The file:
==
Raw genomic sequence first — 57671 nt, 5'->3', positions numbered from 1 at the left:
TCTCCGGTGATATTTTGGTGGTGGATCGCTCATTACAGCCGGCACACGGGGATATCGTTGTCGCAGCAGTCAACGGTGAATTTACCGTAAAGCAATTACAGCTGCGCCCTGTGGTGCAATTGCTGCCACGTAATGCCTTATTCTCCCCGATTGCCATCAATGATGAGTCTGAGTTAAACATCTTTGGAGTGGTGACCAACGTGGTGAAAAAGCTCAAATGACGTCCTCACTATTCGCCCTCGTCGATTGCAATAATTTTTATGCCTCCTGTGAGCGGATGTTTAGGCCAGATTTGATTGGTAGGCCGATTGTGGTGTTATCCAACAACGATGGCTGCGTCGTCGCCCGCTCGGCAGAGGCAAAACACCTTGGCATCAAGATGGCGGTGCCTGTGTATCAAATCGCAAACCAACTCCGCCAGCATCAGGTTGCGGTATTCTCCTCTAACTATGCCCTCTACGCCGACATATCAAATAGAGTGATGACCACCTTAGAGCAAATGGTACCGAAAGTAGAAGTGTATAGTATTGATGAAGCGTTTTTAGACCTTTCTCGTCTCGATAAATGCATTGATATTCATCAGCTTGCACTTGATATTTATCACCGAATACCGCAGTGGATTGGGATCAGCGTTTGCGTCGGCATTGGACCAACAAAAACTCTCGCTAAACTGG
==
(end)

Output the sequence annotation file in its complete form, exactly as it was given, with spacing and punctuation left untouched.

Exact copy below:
Raw genomic sequence first — 57671 nt, 5'->3', positions numbered from 1 at the left:
TCTCCGGTGATATTTTGGTGGTGGATCGCTCATTACAGCCGGCACACGGGGATATCGTTGTCGCAGCAGTCAACGGTGAATTTACCGTAAAGCAATTACAGCTGCGCCCTGTGGTGCAATTGCTGCCACGTAATGCCTTATTCTCCCCGATTGCCATCAATGATGAGTCTGAGTTAAACATCTTTGGAGTGGTGACCAACGTGGTGAAAAAGCTCAAATGACGTCCTCACTATTCGCCCTCGTCGATTGCAATAATTTTTATGCCTCCTGTGAGCGGATGTTTAGGCCAGATTTGATTGGTAGGCCGATTGTGGTGTTATCCAACAACGATGGCTGCGTCGTCGCCCGCTCGGCAGAGGCAAAACACCTTGGCATCAAGATGGCGGTGCCTGTGTATCAAATCGCAAACCAACTCCGCCAGCATCAGGTTGCGGTATTCTCCTCTAACTATGCCCTCTACGCCGACATATCAAATAGAGTGATGACCACCTTAGAGCAAATGGTACCGAAAGTAGAAGTGTATAGTATTGATGAAGCGTTTTTAGACCTTTCTCGTCTCGATAAATGCATTGATATTCATCAGCTTGCACTTGATATTTATCACCGAATACCGCAGTGGATTGGGATCAGCGTTTGCGTCGGCATTGGACCAACAAAAACTCTCGCTAAACTGG